Thursday, March 14, 2013

Review: Jazz by Toni Morrison (1993)

These are the books I am terrified to review. Mostly because the intellectual theses on them out there are terrifying for ordinary readers. What more can I say after endless pages on the narrative styles and the emphasis of blues music on the storyline?

Well, I can add, with every other reader, how incredibly beautiful the book is. How beautifully the sentences just blend into each other. Sometimes you just gasp at the sheer audacity of phrases, words which never should have belonged together forming such terribly beautiful ideas. Then there is here deep insight into human nature, and her strong, abiding faith in love. Just the first paragraph is an auditory pleasure enough to make this book a classic.

Then there is the question of an unpunished murderer to whose woes we are introduced. While none of the characters here appear sympathetic, and law could not have been very sympathetic with the African American race ( an understatement if there ever was one), to just let a murderer roam free when there are witnesses is bordering on the absurd.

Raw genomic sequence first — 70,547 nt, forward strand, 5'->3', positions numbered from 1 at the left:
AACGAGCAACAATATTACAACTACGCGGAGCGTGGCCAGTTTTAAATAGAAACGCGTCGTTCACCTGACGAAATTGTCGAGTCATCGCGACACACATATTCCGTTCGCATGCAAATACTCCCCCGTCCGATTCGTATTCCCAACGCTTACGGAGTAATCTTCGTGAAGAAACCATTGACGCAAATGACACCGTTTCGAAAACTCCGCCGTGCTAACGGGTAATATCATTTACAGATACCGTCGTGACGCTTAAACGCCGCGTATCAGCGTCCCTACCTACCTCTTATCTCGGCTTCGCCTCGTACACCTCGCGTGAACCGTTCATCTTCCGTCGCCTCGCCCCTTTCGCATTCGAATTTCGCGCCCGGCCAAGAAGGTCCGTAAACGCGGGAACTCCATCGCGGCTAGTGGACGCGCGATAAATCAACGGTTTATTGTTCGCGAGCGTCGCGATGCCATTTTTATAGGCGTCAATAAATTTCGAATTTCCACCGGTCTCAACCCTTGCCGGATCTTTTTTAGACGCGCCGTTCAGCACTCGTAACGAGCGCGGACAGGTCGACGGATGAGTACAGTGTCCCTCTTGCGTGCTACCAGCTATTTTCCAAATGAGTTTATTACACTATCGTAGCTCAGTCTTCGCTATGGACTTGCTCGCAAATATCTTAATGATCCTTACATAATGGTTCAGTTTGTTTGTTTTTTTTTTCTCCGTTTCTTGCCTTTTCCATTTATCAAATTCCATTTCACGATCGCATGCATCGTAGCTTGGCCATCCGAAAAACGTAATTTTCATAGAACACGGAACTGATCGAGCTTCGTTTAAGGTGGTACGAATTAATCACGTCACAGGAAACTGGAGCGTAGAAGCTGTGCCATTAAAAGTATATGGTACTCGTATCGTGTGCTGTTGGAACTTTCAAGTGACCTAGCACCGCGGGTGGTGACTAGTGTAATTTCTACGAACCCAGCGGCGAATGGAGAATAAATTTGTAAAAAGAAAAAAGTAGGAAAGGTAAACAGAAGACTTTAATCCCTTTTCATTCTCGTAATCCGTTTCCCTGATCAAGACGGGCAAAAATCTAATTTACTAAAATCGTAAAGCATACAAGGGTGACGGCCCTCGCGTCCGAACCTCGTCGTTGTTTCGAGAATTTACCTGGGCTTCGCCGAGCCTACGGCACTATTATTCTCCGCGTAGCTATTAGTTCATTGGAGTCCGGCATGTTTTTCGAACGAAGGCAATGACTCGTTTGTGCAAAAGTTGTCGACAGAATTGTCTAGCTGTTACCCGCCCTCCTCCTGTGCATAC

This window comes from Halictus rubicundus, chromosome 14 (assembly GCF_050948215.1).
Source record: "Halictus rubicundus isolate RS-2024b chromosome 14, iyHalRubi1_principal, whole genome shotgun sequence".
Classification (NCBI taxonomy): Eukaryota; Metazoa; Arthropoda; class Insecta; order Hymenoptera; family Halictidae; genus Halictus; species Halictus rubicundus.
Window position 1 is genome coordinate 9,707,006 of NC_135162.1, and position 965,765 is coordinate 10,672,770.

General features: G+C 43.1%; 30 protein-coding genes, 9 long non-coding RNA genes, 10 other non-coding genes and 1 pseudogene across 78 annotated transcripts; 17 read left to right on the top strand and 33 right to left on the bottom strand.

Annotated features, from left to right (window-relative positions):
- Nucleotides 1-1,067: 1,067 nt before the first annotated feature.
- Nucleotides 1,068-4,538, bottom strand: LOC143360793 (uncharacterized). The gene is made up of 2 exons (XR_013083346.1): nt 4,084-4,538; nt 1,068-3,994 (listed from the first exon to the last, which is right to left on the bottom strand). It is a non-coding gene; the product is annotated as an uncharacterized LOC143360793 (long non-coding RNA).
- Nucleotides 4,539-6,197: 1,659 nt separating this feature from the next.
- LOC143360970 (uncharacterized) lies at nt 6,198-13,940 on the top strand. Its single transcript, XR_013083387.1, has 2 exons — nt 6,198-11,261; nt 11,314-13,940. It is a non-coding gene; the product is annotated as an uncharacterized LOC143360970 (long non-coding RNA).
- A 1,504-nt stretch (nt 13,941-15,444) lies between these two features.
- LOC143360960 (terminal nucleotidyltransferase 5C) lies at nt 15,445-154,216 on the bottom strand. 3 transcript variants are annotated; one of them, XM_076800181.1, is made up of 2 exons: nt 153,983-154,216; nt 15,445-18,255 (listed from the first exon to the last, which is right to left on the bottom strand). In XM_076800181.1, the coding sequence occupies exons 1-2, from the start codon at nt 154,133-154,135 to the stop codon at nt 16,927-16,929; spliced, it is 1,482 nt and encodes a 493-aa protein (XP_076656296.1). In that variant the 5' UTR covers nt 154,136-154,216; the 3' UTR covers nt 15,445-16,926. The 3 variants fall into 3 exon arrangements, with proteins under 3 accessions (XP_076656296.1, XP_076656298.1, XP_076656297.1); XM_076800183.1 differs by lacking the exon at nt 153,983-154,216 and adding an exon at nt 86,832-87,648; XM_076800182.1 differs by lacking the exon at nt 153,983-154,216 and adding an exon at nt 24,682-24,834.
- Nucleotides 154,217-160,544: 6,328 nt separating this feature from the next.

But then here is your narrator, the book itself, slowly letting you discover it, through a tale slowly unravelling and letting you fall in love with it and falling in love with you. And you are left by a book which tells you at the end that it loves you and your head scream "Meta!!!" and your eyes look confused, but in your brain, you know the book is just a shy lover and it is the end and it does not want to let you go not knowing.

And however distressed you might have been, at the end you leave something soulfully beautiful telling you words which will haunt you pages after you have shut the book.

"That I have loved only you, surrendered my whole self reckless to you and nobody else. That I want you to love me back and show it to me. That I love the way you hold me, how close you let me be to you. I like your fingers on and on, lifting, turning. I have watched your face for a long time now, and missed your eyes when you went away from me. Talking to you and hearing you answer- that's the kick."

Because do look when you are reading. And look where your hands are.


This book satisfies the following challenges:

1001 Books You Must Read Before You Die
Back To The Classics 2013- A Classic that relates to the African-American Experience

1 comment:

Rachel Bradford said...

I really love Toni Morrison's books, don't you? She has such a beautiful voice - though her topics (racism, etc) are generally difficult to deal with.

Thanks for the review!